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Partner Homogamy in Married, Heterosexual Cohabiting, Gay, and Lesbian Couples

Lawrence A. Kurdek and J. Patrick Schmitt
The Journal of Sex Research
Vol. 23, No. 2 (May, 1987), pp. 212-232
Published by: Taylor & Francis, Ltd.
Stable URL: http://www.jstor.org/stable/3812592
Page Count: 21
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Partner Homogamy in Married, Heterosexual Cohabiting, Gay, and Lesbian Couples
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Abstract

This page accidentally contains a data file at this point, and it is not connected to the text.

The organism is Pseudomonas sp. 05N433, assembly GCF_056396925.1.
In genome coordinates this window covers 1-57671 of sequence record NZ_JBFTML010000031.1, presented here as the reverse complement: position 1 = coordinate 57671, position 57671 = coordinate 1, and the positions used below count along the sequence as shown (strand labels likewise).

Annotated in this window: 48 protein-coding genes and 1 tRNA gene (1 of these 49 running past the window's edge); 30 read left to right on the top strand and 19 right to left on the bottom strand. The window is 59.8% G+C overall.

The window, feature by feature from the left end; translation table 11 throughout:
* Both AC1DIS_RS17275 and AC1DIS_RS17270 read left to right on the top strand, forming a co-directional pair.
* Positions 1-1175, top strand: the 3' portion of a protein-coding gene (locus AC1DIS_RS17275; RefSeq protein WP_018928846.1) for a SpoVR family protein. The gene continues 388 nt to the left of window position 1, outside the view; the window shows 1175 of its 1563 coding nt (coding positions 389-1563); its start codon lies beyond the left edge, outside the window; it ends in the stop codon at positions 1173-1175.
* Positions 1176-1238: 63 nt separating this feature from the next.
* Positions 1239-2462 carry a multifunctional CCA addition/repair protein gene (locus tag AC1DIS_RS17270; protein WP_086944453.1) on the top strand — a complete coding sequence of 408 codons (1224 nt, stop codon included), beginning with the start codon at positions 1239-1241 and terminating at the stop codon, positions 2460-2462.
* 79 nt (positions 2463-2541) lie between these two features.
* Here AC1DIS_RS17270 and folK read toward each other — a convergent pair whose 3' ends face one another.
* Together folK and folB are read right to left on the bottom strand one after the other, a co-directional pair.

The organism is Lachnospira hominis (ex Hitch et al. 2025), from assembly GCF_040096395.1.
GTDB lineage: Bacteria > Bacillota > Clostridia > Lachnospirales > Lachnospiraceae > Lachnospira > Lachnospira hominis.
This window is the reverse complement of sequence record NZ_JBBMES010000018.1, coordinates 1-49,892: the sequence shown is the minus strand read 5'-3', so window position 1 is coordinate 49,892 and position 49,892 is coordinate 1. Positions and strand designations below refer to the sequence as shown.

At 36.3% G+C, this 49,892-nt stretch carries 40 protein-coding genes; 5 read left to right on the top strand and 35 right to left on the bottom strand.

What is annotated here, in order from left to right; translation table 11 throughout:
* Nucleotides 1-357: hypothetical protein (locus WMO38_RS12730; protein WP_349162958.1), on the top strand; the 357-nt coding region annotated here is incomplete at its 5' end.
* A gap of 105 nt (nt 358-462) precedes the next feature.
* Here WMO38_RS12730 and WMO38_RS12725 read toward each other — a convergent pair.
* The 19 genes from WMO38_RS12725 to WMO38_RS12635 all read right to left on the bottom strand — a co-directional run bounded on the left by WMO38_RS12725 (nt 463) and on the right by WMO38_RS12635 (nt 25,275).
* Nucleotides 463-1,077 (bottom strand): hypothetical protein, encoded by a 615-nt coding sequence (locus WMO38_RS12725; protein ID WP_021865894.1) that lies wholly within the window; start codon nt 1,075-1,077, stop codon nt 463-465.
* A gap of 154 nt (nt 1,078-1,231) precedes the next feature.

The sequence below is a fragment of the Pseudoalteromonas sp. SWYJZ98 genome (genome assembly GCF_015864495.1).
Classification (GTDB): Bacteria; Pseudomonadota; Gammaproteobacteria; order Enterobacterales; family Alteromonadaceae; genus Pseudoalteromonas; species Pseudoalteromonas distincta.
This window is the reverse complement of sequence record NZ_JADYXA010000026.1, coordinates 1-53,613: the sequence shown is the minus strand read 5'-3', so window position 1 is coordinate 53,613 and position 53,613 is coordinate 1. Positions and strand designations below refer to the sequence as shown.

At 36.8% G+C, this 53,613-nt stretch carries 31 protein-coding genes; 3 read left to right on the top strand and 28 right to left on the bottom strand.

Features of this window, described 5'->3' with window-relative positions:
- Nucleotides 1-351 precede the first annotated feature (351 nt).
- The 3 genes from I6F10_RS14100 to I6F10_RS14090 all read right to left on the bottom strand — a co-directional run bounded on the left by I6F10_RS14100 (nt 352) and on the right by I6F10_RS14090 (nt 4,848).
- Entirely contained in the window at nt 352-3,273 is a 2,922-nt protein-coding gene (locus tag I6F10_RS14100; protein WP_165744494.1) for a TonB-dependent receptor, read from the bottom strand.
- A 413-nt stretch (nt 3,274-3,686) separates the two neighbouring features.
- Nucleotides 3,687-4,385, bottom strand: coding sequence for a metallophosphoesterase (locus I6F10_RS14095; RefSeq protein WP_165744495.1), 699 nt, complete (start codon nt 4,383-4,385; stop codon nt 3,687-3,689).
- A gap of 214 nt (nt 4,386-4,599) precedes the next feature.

Because similarity between partners has been thought to be related to relationship quality, this study assessed similarities between partners in 44 married, 35 heterosexual cohabiting, 50 gay, and 56 lesbian couples on demographic characteristics, appraisals of relationship quality, and factors predictive of relationship quality. With regard to demographic characteristics: Partners' age was correlated for each type of couple; partners' income, education, and job prestige were correlated only for heterosexual cohabiting couples; and gay partners had the largest discrepancies in age, income, and education. With regard to appraisals of relationship quality: Partners' scores were correlated for each type of couple on relationship satisfaction but for only gay and lesbian couples on love for partner; partners across all couples differed in their assessments of relationship quality. With regard to the predictors of relationship quality: Partner scores were correlated for each type of couple only on shared decision making; these predictor scores were most frequently correlated for lesbian partners; differences between partners were least for lesbian couples on attractions to the relationship and perceived family support and greatest for cohabiting couples on dyadic attachment. Relationship quality was not related to discrepancies between partners' demographic variables but was negatively related to discrepancies in partners' dyadic attachment. In conclusion, partner homogamy was most pervasive in lesbian couples, and for all couples homogamy on dyadic attachment was related to relationship quality.

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